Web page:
Art of Living (AoL) founder and spiritual leader Sri Ravi Shankar Saturday led a walkathon here to tackle water woes of the city, which depends on the Cauvery river and nearby natural sources for its potable water needs.
The four-km 'walk for water' from M.G. Road in the central business district to Freedom Park in the city centre was hosted under the aegis of Volunteer for a better India to create awareness on the Kumudavathi river rejuvenation project initiated by the AoL foundation in rural Bangalore.
"If Kumudavathi river is revived, Bangalore will be saved. Illegal sand mining should be stopped and the people should be made aware of it. Our teams of experts and scientists were able to revive springs in eight surrounding villages during the last two months," Ravi Shankar said on the occasion.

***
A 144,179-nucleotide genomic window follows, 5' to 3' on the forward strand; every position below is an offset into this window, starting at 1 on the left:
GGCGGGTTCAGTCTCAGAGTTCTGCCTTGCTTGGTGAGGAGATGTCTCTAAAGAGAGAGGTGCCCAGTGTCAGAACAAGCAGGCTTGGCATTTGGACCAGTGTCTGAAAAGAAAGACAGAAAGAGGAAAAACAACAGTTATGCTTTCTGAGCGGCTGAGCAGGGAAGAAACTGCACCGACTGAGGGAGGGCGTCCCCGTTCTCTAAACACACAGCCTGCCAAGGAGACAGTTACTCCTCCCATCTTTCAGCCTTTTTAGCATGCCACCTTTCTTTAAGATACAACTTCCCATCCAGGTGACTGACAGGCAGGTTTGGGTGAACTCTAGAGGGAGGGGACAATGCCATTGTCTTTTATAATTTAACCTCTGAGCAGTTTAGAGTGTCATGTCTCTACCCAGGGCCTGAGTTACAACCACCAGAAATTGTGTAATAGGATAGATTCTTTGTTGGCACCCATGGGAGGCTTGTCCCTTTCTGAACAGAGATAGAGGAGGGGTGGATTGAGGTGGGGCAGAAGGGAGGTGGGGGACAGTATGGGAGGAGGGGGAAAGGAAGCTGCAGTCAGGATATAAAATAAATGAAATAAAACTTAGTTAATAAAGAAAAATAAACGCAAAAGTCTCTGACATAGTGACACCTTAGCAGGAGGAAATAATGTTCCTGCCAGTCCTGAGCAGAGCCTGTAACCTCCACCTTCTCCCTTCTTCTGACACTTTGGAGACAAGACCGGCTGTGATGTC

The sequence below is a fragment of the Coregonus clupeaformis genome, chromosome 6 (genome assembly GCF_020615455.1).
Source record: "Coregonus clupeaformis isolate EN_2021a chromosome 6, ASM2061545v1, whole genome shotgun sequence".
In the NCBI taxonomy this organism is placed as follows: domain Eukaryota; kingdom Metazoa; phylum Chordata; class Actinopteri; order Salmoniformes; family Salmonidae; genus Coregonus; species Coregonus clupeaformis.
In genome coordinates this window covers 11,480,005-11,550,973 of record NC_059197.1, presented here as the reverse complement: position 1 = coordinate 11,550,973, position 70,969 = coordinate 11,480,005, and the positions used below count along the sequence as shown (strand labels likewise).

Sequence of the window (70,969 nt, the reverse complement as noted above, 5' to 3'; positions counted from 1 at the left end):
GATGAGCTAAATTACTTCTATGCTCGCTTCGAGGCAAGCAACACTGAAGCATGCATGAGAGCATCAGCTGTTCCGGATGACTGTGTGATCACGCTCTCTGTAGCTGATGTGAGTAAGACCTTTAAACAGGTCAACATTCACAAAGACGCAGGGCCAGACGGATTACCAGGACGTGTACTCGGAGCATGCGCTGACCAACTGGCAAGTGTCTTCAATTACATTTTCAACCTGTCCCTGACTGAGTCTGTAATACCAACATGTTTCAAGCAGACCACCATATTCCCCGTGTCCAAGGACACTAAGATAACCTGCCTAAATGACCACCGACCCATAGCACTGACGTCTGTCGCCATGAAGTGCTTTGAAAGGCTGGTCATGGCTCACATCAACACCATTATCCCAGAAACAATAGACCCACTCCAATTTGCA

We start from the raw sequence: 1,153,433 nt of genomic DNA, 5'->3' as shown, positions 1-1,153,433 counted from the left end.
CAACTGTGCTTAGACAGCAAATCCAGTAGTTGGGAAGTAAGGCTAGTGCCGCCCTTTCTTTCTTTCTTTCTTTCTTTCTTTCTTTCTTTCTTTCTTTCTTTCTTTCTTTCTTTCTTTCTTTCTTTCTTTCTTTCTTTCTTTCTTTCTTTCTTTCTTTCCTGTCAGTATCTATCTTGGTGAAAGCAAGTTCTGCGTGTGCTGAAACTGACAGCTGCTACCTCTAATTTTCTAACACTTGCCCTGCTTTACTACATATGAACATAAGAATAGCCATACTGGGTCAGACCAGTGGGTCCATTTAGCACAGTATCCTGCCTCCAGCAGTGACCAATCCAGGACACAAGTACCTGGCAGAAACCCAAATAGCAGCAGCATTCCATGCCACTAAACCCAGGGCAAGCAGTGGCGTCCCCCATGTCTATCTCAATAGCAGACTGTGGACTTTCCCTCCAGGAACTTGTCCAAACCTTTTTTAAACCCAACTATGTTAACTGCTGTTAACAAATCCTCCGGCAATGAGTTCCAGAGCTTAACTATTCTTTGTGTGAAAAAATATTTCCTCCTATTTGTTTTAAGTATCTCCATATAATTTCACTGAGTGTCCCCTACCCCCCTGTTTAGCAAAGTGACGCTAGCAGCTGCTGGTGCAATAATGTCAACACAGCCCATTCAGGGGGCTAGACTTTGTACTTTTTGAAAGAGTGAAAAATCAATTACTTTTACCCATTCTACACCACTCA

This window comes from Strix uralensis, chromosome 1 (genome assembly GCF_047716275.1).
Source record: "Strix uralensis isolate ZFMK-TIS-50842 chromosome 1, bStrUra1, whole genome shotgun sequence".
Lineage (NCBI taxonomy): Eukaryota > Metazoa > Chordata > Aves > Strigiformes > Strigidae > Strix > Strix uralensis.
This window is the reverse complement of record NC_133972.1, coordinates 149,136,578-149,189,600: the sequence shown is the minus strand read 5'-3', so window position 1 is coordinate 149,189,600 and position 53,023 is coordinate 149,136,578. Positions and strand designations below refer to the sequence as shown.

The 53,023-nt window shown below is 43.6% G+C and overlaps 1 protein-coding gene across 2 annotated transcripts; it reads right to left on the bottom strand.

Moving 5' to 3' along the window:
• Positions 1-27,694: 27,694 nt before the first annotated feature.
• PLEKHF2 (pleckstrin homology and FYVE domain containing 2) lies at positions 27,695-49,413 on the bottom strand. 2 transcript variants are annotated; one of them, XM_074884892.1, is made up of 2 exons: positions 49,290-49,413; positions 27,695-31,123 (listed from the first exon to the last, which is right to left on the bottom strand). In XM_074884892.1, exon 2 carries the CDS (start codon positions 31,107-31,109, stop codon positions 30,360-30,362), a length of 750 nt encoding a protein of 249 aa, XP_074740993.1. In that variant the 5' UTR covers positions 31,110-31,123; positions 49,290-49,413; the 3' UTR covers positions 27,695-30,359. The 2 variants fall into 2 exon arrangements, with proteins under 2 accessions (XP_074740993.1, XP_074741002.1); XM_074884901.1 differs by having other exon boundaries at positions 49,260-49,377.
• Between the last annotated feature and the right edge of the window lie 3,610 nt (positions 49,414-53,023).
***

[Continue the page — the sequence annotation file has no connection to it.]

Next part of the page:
The three-year rejuvenation programme is aimed at reviving the endangered waterway that could meet about 60 percent of the city's drinking water needs.
"Besides constructing 78 boulder checks and five re-charge wells, our volunteers have cleaned and repaired 17 kalyanis (water bodies) since March," project manger Nagaraj Gangoli said at the end of the hour-long walkathon.
The second phase of the project will focus on increasing the green cover by planting about 250,000 saplings of local variety trees on government and private land covering 288 villages, with 800-1,000 saplings per village to prevent soil erosion and retain moisture in the river basin.
"The rejuvenation project has revived water tanks for cattle (gomalas), recharged pits and strengthened water bodies to improve the ecosystem for birds and animals," said a farmer who participated in the walkathon.
Veteran freedom fighter Doreswamy, renowned environmentalist Yellappa Reddy and Gandhinagar civic ward corporator T. Gopalakrishna joined hundreds with farmers and volunteers in the walkathon under a cloudy sky.
"Hundreds of volunteers from non-government organisations (NGOs) have been dedicating their time every Sunday to work in the catchment area to breathe life into the river. There is a dire need for more citizen participation to restore the river," Ravi Shankar added.